Zenith CC&P Current Awareness

Conservative party plans to move to a WTO-inspired regime for controlling state subsidies

2 December 2019

Prof. Suzanne Rab

The Conservative party has released its proposals to replace the EU state aid regime with one based on World Trade Organisation (WTO) rules on the restriction of harmful state subsidies. 

The plans released on 29 November appear to represent a major shift from the previous UK policy.  Under that policy, the UK framework would replicate the existing EU state aid rules, with only technical modifications to correct deficiencies with the transposed EU law to ensure the regime operates effectively in a domestic context after exit.   This raises a question as to how different a WTO-inspired approach would be in practice?   

There are some differences between the formal scope of WTO rules on subsidies and EU state aid rules, but they do cover similar concepts.   Over the years, a large body of case law has developed on the state aid regime, with comparatively less on WTO rules.  While state aid rules effectively apply an ex ante approach to legality - in that state aid generally needs to be notified to and approved by the Commission before it can be put into effect - the general starting point under WTO rules is that a subsidy is permitted unless challenged. The only clear point of distinction is that WTO rules apply only to goods, whereas the state aid regime also applies to services.   It is not clear that the plans would necessarily exempt services. The proposals are not clear on how Northern Ireland would be treated.  Presumably it would have to follow EU state aid rules if a hard border on the island of Ireland is to be avoided. It seems that the thrust of the proposals is to allow for quick implementation of short-term measures to rescue a failing company before restructuring.  If that is indeed the driver, then it would be possible within the existing EU state aid regime.  This begs the question as to how far a UK government would depart from that regime, at least in the immediate stages post-withdrawal.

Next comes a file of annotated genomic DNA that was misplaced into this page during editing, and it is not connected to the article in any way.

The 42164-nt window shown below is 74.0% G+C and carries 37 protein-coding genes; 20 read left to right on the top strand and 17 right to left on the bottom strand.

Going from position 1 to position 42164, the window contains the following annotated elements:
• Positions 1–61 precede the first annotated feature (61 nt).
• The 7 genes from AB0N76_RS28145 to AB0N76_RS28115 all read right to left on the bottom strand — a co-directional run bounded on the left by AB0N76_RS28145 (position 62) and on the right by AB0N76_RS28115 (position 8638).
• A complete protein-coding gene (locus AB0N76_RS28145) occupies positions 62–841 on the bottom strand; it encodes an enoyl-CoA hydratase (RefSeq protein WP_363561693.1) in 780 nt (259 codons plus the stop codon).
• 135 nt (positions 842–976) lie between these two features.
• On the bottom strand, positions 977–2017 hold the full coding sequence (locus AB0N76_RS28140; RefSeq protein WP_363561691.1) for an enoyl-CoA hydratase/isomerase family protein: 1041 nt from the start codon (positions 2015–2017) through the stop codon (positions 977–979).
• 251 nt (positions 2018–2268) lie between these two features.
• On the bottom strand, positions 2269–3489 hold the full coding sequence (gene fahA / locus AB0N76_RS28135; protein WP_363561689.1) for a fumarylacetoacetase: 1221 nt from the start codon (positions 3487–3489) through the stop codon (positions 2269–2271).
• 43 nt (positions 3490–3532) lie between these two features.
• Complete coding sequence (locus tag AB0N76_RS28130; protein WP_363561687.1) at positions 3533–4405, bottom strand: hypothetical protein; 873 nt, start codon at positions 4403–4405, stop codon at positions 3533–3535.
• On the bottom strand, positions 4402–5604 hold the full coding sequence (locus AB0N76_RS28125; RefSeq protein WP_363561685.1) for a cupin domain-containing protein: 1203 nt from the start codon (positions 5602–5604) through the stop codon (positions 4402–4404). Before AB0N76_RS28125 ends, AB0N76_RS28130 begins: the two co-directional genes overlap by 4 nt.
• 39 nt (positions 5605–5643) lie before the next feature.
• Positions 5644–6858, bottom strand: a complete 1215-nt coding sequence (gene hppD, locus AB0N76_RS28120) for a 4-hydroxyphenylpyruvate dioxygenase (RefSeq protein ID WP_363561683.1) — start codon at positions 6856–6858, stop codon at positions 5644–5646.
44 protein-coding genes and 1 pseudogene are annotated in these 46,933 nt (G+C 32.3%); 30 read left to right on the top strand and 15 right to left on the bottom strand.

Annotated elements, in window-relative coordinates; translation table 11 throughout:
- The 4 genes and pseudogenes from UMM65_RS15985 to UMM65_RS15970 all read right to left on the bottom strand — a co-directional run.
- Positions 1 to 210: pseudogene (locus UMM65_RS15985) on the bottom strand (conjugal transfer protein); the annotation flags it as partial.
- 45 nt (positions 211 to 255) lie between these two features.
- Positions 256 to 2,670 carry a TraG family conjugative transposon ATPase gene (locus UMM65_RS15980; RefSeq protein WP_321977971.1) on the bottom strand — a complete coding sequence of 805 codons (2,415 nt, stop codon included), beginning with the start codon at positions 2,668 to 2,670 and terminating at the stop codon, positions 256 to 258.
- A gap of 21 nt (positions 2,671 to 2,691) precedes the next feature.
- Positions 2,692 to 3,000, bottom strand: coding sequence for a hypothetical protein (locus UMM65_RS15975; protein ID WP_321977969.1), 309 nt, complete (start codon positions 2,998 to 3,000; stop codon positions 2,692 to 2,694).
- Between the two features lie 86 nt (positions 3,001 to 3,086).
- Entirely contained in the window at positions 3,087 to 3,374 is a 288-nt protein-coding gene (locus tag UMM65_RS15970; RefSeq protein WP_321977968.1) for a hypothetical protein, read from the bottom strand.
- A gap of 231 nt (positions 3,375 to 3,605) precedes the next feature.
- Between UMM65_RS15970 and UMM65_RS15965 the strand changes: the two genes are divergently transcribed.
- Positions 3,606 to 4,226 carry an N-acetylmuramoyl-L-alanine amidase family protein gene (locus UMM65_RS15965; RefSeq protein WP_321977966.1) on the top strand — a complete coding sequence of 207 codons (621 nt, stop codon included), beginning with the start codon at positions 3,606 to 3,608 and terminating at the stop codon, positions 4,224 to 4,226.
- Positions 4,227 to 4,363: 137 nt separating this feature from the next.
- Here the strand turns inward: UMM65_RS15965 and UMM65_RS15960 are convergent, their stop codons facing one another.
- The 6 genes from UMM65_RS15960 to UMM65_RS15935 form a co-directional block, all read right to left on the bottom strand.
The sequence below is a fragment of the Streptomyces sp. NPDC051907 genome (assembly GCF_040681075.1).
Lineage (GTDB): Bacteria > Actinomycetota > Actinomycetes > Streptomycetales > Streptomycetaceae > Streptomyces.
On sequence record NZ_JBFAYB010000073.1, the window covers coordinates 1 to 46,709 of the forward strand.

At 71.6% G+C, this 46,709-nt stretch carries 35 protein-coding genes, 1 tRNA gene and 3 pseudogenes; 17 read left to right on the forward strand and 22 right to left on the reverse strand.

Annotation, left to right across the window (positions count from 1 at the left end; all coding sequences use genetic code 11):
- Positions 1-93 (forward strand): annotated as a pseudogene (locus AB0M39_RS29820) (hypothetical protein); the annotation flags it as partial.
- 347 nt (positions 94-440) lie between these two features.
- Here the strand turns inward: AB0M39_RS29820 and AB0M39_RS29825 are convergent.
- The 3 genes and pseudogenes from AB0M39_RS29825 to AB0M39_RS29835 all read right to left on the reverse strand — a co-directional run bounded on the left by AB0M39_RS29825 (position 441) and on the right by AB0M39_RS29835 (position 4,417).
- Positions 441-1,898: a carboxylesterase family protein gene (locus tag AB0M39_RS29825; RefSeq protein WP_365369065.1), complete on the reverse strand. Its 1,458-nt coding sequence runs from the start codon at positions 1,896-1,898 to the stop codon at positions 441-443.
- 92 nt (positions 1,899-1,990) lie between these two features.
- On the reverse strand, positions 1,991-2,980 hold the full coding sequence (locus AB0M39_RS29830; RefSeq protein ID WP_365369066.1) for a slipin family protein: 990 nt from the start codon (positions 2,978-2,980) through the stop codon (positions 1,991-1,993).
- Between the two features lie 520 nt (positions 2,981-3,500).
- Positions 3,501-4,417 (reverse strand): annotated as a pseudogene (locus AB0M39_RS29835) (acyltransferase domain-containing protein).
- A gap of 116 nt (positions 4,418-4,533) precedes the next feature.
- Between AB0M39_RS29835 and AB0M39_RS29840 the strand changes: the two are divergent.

Current Awareness

By the CC&P team